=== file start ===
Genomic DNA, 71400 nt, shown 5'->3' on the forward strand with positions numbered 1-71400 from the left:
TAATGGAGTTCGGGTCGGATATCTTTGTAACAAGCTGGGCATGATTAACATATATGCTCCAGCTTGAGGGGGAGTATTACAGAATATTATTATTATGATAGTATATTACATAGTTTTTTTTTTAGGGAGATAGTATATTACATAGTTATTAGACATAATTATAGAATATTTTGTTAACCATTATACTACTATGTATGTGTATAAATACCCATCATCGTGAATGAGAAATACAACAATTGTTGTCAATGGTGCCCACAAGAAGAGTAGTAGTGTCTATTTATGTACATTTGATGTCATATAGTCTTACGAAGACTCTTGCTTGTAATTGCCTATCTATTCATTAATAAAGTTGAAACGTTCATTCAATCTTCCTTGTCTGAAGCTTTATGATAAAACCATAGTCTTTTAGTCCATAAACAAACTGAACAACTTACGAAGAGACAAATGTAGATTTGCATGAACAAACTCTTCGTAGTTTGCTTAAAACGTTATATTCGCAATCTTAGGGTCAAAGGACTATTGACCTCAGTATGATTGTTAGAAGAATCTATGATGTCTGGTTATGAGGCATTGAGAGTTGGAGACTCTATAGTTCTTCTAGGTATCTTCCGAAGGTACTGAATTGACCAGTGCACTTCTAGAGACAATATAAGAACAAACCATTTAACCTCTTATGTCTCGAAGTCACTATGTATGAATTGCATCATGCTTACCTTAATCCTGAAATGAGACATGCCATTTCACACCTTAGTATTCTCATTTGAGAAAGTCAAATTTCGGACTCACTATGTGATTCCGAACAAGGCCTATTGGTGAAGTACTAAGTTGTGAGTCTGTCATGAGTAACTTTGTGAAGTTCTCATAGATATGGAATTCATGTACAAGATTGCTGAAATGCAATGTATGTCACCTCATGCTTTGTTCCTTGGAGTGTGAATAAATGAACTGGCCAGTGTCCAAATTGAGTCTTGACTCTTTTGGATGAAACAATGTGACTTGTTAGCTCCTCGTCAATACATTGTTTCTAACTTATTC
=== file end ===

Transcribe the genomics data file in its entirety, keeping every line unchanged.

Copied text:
Genomic DNA, 71400 nt, shown 5'->3' on the forward strand with positions numbered 1-71400 from the left:
TAATGGAGTTCGGGTCGGATATCTTTGTAACAAGCTGGGCATGATTAACATATATGCTCCAGCTTGAGGGGGAGTATTACAGAATATTATTATTATGATAGTATATTACATAGTTTTTTTTTTAGGGAGATAGTATATTACATAGTTATTAGACATAATTATAGAATATTTTGTTAACCATTATACTACTATGTATGTGTATAAATACCCATCATCGTGAATGAGAAATACAACAATTGTTGTCAATGGTGCCCACAAGAAGAGTAGTAGTGTCTATTTATGTACATTTGATGTCATATAGTCTTACGAAGACTCTTGCTTGTAATTGCCTATCTATTCATTAATAAAGTTGAAACGTTCATTCAATCTTCCTTGTCTGAAGCTTTATGATAAAACCATAGTCTTTTAGTCCATAAACAAACTGAACAACTTACGAAGAGACAAATGTAGATTTGCATGAACAAACTCTTCGTAGTTTGCTTAAAACGTTATATTCGCAATCTTAGGGTCAAAGGACTATTGACCTCAGTATGATTGTTAGAAGAATCTATGATGTCTGGTTATGAGGCATTGAGAGTTGGAGACTCTATAGTTCTTCTAGGTATCTTCCGAAGGTACTGAATTGACCAGTGCACTTCTAGAGACAATATAAGAACAAACCATTTAACCTCTTATGTCTCGAAGTCACTATGTATGAATTGCATCATGCTTACCTTAATCCTGAAATGAGACATGCCATTTCACACCTTAGTATTCTCATTTGAGAAAGTCAAATTTCGGACTCACTATGTGATTCCGAACAAGGCCTATTGGTGAAGTACTAAGTTGTGAGTCTGTCATGAGTAACTTTGTGAAGTTCTCATAGATATGGAATTCATGTACAAGATTGCTGAAATGCAATGTATGTCACCTCATGCTTTGTTCCTTGGAGTGTGAATAAATGAACTGGCCAGTGTCCAAATTGAGTCTTGACTCTTTTGGATGAAACAATGTGACTTGTTAGCTCCTCGTCAATACATTGTTTCTAACTTATTC